electrode. So me not exactly being cheap, just being experimental,
                but my car has 190,000 on it now, and I developed a misfire in OD.
                So I pulled the plugs (my anti-seize lubricant was still on them) and
                the gaps were like 1/8". No wonder it was miss firing. So instead
                of buying new plugs, I just re-gapped them back to .045" and put
                them back in. The ground electrodes were bent over so much that
                they looked like question marks ! ! ! ? ? ? Ha !
                Runs good now. The platinum tips were long gone. No doubt went
                out the exhaust pipe a long time ago. Maybe I can get 300k on the
                original set of plugs. Will keep you posted.



                • #9
                  Now with plug mounted coils you don't even have the cables
                  Helder Ferreira
                  Setubal, Portugal


                  • #10
                    To begin with, any ignition system (even the point type ones) will generate more than enough spark to jump a gap. A slightly larger gap will cause the ignition system to produce a stronger spark to jump it. This can be done on small engines (or any engine) that get temperamental in starting & works to get better results. To further illustrate this, you will see that for decades manufacturers have purposely used resistance spark plugs & wires to reduce radio interference and the ignition systems have no problem with providing more than enough spark to run the engine.
                    The fact that spark plugs currently last 50,000 to 100,000 miles is proof that wear is not a problem. In the “old” days, spark plugs were commonly replaced every year or two but many ran for years without replacement. Granted they weren’t as well constructed as the ones we have available today.
                    A waste spark is therefore inconsequential from a wear stand point & there is more than enough spark energy to power both plugs at once on these systems. Coil failures can happen but in my experience this in relatively rare.


                    • #11
                      The Kohler engine (K582) in the garden tractor has but one ignition coil.
                      On cold winter startups, one cylinder is always sluggish to fire. But it always comes around soon enough.

                      Polarity .....


                      • #12
                        Originally posted by Robg View Post
                        A waste spark is therefore inconsequential from a wear stand point.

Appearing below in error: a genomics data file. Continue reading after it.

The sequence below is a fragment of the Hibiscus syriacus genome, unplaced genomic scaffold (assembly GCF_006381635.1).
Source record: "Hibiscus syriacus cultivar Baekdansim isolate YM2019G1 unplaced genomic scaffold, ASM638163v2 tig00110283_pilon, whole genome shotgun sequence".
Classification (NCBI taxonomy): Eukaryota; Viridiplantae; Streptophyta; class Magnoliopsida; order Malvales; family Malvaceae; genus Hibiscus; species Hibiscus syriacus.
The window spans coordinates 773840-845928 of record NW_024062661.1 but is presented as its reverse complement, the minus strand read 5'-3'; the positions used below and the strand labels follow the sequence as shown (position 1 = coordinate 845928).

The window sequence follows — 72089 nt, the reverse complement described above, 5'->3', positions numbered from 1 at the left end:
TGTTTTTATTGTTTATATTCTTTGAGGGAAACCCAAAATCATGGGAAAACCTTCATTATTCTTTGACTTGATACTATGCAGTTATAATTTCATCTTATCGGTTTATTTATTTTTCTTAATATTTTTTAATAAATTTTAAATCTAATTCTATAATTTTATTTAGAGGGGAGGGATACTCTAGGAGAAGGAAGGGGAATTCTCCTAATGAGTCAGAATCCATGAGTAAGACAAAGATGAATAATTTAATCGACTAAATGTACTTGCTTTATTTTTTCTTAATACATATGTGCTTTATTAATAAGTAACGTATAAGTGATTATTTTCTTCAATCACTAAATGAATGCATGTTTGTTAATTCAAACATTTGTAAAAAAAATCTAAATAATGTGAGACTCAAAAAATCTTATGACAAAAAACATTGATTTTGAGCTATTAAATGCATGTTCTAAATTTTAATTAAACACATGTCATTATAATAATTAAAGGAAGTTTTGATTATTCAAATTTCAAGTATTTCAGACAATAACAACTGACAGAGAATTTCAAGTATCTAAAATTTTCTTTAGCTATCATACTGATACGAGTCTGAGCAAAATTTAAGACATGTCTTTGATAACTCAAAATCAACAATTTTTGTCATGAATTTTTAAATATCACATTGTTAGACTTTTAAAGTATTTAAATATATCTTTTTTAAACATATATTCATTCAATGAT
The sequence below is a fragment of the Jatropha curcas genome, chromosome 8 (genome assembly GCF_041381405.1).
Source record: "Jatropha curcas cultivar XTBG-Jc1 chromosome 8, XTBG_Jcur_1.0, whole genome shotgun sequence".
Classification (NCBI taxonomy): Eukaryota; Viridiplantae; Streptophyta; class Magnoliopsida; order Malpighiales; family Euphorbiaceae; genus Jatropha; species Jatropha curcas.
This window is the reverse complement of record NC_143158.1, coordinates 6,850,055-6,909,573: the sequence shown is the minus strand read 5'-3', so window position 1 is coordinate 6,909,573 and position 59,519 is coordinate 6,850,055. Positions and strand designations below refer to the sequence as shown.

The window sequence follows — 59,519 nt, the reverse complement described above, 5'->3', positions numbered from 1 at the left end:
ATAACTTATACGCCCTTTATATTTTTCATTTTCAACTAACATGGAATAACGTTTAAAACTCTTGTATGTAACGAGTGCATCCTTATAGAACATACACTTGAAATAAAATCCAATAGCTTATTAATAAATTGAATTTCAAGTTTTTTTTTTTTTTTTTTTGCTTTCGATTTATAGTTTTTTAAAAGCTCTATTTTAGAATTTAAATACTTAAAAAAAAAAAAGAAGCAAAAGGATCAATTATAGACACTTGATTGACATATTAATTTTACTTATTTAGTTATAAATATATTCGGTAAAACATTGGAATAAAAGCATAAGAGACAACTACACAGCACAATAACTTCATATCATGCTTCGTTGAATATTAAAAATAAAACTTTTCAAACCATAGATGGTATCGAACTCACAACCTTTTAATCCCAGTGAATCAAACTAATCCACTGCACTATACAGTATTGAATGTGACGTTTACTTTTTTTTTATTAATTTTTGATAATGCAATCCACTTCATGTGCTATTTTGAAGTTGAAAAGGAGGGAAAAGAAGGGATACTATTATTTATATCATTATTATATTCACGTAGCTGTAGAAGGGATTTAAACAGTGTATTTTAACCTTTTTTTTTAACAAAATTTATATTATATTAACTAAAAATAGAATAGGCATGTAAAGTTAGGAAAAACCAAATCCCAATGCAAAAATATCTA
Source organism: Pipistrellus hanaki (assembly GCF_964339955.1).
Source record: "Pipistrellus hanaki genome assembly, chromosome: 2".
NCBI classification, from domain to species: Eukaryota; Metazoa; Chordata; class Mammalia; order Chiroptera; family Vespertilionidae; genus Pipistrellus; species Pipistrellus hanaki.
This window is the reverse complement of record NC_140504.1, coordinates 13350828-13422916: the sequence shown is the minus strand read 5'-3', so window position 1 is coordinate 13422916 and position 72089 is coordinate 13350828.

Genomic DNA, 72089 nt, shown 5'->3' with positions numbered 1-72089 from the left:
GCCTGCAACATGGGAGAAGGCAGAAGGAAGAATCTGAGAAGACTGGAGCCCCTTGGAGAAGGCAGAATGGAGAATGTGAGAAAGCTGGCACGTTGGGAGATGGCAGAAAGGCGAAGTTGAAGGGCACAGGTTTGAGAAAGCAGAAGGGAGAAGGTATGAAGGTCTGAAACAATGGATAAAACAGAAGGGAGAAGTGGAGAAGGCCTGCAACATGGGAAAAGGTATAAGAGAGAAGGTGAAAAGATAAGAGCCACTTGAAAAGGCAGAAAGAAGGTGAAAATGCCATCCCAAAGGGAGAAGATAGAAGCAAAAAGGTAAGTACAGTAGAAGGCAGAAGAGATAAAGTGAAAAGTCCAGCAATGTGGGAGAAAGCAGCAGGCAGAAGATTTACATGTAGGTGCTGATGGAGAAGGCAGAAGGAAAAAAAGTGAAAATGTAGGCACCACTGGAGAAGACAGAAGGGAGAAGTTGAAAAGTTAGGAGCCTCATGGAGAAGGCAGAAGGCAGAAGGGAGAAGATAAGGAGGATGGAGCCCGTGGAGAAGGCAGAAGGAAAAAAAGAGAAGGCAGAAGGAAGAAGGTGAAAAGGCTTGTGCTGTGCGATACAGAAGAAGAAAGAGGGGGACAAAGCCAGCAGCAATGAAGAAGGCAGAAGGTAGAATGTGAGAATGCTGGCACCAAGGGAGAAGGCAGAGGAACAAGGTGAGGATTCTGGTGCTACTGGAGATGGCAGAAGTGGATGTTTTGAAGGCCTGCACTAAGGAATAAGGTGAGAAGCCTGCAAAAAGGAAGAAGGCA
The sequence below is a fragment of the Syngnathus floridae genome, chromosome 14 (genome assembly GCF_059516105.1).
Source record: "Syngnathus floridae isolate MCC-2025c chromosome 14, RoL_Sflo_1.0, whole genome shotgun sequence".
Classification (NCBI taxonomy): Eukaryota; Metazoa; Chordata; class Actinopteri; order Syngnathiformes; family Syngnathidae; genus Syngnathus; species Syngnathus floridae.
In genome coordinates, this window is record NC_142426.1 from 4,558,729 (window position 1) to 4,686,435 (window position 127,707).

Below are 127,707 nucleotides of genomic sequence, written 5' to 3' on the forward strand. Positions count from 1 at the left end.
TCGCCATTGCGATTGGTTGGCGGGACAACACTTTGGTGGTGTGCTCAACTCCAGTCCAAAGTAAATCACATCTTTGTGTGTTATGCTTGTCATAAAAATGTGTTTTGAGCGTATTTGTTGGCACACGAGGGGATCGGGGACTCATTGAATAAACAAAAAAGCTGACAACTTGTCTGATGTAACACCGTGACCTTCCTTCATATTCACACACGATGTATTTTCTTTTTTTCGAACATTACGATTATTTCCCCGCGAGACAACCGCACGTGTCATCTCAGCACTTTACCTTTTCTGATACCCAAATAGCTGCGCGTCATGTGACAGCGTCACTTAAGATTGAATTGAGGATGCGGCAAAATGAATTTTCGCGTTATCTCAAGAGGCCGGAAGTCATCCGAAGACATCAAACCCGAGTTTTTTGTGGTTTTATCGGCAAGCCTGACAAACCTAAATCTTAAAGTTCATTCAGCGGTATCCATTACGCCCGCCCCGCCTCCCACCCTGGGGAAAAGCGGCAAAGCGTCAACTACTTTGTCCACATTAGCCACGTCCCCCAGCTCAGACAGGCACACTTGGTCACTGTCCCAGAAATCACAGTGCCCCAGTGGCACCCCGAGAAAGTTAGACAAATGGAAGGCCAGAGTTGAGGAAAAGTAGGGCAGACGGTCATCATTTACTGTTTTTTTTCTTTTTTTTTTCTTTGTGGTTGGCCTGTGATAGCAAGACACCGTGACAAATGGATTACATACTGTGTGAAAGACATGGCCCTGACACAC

Doing "double duty" is never "inconsequential" - it always results in replacing plugs at half their rated interval, they may have got it covered with better spark plugs but keep in mind these plugs are not "free" some engines require plugs that cost up to 16 bucks or more apiece...


                        • #13
                          Originally posted by A.K. Boomer View Post

                          Doing "double duty" is never "inconsequential" - it always results in replacing plugs at half their rated interval, they may have got it covered with better spark plugs but keep in mind these plugs are not "free" some engines require plugs that cost up to 16 bucks or more apiece...
                          True enough.

                          The ignition must produce a certain energy to reliably light the charge. With two gaps, the energy needs to be about double. Probably a little less than double, but.....

                          Any ignition system is an EDM machine.... Same thing happens, a little wear from each spark. You can make the parts wear slower by choosing materials, but you cannot make it zero. So the "unused" spark wears that plug, whether you like that or not. Slowly, but surely. And, at about maybe 1.5x the rate it would be worn without the extra unused sparks.

                          Keep eye on ball.
                          Hashim Khan

                          Everything not impossible is compulsory


                          • #14
                            Oh, and I promise you, after 190k, the platinum tips are eroded and gone.
                            The ground electrodes are eroded with a concave crater and the center
                            electrodes are eroded almost level with the porcelain.


                            Edited to be more polite. Sorry.
                            Last edited by Doozer; 07-23-2021, 02:48 PM.


                            • #15
                              Sorry to be stupid, but what is the purpose of these twin spark plug systems? What do they do that is better than a coil/ single spark plug system, especially when many of you have said that spark plug life in a twin system is about half of what it would be for a single plug system?
                              'It may not always be the best policy to do what is best technically, but those responsible for policy can never form a right judgement without knowledge of what is right technically' - 'Dutch' Kindelberger